Commercial Opportunities : Making Amenity Space Design Pay Off
How Electronics Design Group tweaked the gear-loaded two-story amenity space in a NYC luxury high-rise to be tech-friendly for all its residentsFebruary 2012 By Nancy Klosek
Word of mouth in custom is, naturally, the best advertisement for an integrator's work. So what could speak of the excellence of a well-executed project better than when an installation in a common space is regularly accessed by dozens of residential homeowners?
That is one of the best arguments for getting into the design of amenity areas—common spaces in condominiums and co-ops that both draw buyers to the building and can lead to multiple project contracts from existing owners within.
Electronics Design Group, the award-winning New Jersey-based custom house, recently used its considerable expertise in both commercial and residential installation to create what senior project manager John Montgomery describes as a state-of-the-art amenity space—the activity anchor of The Laurel, a ritzy condominium complex on Manhattan's Upper East Side.
"The best descriptive word for the project is 'crossover,'" explains Montgomery. "It uses the best elements of both commercial and residential installations.
"To have a space like this in an apartment complex is almost a necessity," adds Montgomery. And with consumers' technology-access needs multiplying exponentially by the minute these days, EDG's mandate at The Laurel was to make the space easy to use, but also as fully loaded as it needed to be.
The challenge, he says, was to craft an efficient layout within the allotted square footage and still fully meet the divergent recreational, entertainment and conferencing needs of the building's residents.
The lower level includes an atrium lounge, a screening room complete with theater seating and a high-resolution front projection system, a dining/teleconferencing room and a catering kitchen. Upstairs, there is a children's play area/game room, access to arcade-style video games, a craft area for young children, and a multimedia computer room.
Blending all of this into a harmonious whole that works well for everyone sounds like a daunting, nearly impossible task.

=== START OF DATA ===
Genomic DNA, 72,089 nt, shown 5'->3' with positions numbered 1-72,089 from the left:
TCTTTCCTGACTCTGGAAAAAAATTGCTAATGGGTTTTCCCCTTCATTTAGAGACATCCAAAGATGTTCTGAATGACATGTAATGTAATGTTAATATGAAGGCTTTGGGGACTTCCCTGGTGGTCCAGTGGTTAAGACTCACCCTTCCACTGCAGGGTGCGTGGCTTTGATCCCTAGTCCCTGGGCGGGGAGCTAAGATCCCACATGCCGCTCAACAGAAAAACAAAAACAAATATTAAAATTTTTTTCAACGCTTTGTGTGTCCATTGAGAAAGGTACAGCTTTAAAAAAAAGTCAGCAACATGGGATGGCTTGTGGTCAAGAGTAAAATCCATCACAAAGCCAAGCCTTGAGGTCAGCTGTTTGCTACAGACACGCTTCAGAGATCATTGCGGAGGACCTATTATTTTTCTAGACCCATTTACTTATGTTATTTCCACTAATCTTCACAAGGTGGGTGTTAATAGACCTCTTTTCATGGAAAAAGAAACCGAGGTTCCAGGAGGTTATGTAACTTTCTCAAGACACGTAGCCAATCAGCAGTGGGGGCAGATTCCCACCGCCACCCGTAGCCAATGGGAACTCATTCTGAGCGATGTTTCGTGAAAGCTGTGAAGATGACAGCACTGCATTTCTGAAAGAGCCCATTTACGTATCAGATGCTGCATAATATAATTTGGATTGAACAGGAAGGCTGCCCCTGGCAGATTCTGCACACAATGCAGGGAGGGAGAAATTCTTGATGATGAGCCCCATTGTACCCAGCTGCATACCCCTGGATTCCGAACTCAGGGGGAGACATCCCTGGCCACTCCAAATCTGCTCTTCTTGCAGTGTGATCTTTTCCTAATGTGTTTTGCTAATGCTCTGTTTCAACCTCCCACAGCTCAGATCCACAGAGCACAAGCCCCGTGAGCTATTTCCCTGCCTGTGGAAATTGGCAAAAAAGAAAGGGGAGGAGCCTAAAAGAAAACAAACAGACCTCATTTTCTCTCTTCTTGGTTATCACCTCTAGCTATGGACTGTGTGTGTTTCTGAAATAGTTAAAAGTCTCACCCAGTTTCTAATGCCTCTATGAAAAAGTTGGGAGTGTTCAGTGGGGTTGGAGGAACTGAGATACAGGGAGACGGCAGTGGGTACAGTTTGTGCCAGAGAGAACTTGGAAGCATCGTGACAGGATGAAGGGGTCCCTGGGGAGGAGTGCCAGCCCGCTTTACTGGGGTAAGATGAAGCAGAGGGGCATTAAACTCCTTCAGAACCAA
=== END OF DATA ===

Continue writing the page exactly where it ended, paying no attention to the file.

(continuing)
"Having prior experience at several amenity spaces was a big plus in helping develop the scope and scale of the project," explains Montgomery. "It was a lot more labor-intensive than a standard residential job," he observes, pointing out that a deep degree of coordination with other disciplines involved in the construction and design was an imperative.
"With multiple trades impacting the space, it was important to have very regular communications and follow-up on the site," he says—and his team's attention to detail was key in what was ultimately achieved.
The top priority for EDG, says Montgomery, was to make the usability of all the built-in systems a no-brainer for residents of any age—and any technology skill set. "All the touchpanels are intuitive enough so that where multiple functions need to happen, they happen with one button. It's not at all intimidating. If someone wants audio, they touch a button and—boom!—it's on," he explains.
Another important consideration when EDG selected the gear it ultimately installed was the pedigree of the electronics, and their reputation for being bullet-proof. While ease of use was a paramount consideration, said Montgomery, so was low maintenance. He says the latter was "a key trait of this system. Since downtime would adversely affect all residents, the equipment had to be top quality and resilient for day-to-day use," because the area is accessed by many people.
EDG's ability to discern the caliber of the electronics component and control systems it selects is based in the firm's experience of having worked on hundreds of projects—a fact not lost on the building's owners and management. "We have an excellent rapport with the facilities we work on," says Montgomery.
The overall goal was to "create a synergistic balance between complex electronics and a system that is easy to use," says Montgomery. While the project took one year to complete, end to end, it takes a Laurel resident all of five minutes to be "wowed," in this extraordinary space. CR